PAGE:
An interesting cautionary note on the well-intentioned effort to supply personal protective equipment (PPE), such as masks, via 3D printing. I’ll confess that I have not thought through all the implications.
“One of the hospitals calls it ‘the garage PPE,’” said Sarah Boisvert, founder of 3D-printing school Fab Lab Hub, who works with hospitals to 3D-print materials. “This is a far more complicated problem than just making Christmas ornaments for your family.”
Lovett readily admits that he is not an expert. But he and others who want to help are stymied in part by a lack of clear government regulation around simple designs.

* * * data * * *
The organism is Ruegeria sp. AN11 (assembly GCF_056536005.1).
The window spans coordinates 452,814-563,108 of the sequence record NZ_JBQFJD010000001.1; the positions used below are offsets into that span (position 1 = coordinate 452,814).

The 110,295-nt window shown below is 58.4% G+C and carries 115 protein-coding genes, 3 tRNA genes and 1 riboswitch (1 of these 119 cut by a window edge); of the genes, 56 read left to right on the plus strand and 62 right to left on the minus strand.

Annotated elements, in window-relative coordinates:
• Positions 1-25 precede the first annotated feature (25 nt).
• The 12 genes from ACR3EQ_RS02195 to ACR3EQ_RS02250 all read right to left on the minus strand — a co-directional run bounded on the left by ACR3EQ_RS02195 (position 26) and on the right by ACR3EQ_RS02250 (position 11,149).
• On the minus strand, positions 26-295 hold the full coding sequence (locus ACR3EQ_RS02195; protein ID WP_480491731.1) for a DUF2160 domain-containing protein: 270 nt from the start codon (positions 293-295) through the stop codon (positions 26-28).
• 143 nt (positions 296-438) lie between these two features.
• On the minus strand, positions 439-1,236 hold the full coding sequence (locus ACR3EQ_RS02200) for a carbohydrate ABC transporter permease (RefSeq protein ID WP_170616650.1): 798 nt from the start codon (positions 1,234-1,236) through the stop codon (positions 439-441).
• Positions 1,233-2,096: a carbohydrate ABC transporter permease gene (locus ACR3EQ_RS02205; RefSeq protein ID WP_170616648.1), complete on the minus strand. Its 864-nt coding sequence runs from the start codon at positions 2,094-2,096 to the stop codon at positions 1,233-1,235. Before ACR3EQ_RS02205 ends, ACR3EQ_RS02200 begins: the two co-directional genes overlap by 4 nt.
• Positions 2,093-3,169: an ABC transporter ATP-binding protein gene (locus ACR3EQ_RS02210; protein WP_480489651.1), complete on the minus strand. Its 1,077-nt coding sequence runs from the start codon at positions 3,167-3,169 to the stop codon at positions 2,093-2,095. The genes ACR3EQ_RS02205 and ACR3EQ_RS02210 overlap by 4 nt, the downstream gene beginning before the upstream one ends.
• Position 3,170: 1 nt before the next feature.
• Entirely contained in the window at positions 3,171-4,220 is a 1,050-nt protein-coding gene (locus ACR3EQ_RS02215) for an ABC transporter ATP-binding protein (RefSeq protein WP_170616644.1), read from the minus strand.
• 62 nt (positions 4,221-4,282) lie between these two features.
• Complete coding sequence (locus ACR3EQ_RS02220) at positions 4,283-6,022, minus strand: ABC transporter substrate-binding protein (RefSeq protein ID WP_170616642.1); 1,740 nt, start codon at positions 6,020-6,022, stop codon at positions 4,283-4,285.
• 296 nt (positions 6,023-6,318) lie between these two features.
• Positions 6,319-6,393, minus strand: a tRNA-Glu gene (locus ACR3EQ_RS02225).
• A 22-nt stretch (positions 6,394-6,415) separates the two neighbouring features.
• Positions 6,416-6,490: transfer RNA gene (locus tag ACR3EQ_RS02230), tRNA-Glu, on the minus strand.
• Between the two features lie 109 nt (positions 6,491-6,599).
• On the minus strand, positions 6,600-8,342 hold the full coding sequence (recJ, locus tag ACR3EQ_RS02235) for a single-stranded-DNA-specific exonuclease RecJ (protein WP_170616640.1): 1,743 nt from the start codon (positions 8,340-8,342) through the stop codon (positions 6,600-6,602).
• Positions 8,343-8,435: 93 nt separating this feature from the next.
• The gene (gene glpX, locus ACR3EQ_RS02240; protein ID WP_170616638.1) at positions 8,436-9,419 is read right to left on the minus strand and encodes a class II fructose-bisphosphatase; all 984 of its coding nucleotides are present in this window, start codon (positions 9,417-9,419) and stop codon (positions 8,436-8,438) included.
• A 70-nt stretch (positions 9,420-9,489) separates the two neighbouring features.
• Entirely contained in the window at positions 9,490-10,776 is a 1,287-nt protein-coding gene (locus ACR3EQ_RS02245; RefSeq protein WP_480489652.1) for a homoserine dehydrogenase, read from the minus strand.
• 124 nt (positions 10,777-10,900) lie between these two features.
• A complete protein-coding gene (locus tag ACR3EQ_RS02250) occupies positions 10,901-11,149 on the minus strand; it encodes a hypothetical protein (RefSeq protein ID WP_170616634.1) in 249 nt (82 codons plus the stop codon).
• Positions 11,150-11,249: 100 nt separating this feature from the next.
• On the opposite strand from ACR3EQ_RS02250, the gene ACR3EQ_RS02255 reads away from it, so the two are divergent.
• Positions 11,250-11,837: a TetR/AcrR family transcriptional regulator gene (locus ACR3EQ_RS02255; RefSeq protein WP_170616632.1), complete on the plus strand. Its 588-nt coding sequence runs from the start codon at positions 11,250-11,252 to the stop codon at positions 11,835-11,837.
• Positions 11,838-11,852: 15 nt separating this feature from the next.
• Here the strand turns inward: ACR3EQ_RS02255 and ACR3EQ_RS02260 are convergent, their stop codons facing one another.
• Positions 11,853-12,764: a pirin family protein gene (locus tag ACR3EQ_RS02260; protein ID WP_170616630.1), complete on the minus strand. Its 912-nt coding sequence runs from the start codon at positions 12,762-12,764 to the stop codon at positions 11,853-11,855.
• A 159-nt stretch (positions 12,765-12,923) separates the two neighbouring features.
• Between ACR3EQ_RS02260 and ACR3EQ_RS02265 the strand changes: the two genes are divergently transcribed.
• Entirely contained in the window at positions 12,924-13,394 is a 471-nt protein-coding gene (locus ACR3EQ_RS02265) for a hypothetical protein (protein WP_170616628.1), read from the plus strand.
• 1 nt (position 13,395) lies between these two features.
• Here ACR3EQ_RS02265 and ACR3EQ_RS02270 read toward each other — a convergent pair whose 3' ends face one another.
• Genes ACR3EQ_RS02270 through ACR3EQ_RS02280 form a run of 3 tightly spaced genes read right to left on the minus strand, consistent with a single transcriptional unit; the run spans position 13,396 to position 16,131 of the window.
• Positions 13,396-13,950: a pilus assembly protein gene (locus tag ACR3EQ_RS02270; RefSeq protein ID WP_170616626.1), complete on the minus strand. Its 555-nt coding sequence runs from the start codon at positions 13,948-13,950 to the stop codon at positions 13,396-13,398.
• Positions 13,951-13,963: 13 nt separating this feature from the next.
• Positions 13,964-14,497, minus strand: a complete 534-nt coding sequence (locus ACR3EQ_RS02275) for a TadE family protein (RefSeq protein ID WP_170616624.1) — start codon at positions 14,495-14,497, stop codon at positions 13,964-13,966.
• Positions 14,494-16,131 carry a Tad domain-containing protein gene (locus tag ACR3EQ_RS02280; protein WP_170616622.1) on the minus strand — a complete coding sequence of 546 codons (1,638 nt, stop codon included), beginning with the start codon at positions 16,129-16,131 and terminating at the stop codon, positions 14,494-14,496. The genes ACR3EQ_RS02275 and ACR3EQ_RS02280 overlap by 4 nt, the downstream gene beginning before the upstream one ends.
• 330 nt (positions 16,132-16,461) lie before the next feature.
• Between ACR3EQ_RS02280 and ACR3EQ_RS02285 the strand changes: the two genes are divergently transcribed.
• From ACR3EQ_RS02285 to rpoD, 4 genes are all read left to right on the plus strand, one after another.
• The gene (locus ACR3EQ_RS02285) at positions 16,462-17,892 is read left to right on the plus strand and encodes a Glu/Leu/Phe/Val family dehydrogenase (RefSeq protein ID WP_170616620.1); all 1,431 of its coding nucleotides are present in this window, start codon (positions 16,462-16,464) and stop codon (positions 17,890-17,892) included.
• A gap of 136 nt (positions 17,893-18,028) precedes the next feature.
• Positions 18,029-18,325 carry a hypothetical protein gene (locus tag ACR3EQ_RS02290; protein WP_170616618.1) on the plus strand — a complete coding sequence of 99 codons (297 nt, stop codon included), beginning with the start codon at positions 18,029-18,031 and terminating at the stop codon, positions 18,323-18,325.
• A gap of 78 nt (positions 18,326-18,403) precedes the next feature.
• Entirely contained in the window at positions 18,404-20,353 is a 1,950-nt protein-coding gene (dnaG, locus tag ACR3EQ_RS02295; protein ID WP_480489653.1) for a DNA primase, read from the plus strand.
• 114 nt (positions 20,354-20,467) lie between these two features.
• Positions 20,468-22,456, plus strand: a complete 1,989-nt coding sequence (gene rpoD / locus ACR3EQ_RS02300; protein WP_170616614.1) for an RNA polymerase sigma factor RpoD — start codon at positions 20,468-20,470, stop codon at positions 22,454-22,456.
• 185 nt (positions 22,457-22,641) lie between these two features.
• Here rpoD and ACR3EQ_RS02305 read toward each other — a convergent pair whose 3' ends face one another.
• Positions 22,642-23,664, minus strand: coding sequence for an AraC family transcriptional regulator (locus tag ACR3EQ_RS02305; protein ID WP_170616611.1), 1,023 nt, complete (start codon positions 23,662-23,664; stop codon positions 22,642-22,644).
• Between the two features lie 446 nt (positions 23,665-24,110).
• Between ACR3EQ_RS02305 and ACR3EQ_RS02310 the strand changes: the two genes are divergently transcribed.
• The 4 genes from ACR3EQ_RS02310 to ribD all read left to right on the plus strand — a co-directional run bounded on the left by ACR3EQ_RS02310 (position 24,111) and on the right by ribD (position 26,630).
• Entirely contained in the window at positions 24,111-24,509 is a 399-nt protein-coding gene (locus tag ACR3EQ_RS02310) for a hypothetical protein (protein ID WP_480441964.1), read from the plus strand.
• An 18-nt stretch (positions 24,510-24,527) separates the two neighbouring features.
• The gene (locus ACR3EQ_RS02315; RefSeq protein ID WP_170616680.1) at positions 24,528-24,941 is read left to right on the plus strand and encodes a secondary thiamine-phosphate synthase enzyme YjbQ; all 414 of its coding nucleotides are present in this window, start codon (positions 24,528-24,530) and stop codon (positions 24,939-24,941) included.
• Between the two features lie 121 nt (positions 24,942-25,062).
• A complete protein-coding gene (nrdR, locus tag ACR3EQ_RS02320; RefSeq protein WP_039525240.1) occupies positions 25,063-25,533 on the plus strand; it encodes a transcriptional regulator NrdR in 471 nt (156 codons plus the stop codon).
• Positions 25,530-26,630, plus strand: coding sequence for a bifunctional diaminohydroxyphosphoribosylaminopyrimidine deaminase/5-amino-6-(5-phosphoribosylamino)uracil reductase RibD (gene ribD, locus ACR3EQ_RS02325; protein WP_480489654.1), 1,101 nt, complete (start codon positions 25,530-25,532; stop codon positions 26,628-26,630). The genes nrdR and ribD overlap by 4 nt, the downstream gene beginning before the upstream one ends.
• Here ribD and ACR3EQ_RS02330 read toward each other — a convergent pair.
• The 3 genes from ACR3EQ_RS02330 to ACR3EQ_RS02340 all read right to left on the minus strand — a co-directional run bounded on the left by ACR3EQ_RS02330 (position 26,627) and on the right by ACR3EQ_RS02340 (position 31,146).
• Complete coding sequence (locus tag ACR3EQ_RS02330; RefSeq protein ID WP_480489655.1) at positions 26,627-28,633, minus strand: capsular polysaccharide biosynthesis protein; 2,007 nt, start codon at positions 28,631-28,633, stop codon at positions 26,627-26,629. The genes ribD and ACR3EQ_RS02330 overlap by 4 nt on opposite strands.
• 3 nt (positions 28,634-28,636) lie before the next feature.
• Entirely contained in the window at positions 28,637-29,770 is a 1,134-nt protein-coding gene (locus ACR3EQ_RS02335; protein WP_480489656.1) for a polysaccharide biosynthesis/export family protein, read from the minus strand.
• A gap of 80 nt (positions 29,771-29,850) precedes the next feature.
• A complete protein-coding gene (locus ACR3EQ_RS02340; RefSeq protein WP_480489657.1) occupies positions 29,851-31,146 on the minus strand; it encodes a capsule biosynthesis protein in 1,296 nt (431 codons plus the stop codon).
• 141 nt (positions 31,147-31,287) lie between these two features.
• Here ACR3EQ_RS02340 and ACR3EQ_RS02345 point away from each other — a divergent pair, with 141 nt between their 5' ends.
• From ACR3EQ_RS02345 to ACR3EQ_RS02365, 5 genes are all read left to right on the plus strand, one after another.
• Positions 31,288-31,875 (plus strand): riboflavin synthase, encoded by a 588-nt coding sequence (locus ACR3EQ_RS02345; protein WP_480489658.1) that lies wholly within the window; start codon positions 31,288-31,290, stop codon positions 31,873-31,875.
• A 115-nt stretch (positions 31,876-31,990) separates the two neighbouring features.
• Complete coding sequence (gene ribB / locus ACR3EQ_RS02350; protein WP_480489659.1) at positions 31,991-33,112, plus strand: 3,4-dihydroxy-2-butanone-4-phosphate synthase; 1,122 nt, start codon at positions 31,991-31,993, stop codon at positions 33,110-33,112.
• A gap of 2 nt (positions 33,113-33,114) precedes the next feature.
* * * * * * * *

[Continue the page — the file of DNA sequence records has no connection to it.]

Most citizen manufacturers are producing face shields, simple transparent visors that cover the face and project doctors from airborne pathogens. So long as they stop droplets entering the mouth, nose, and eyes, manufacturers of face shields can essentially build whatever they want, up to a point. But if they get things wrong, they “can really do damage, not to mention waste time and energy and resources,” said Boisvert. Some popular designs are too flimsy to “withstand constant daily use,” said Lin, while others “sit too close to the face,” making them unsafe for doctors who wear glasses.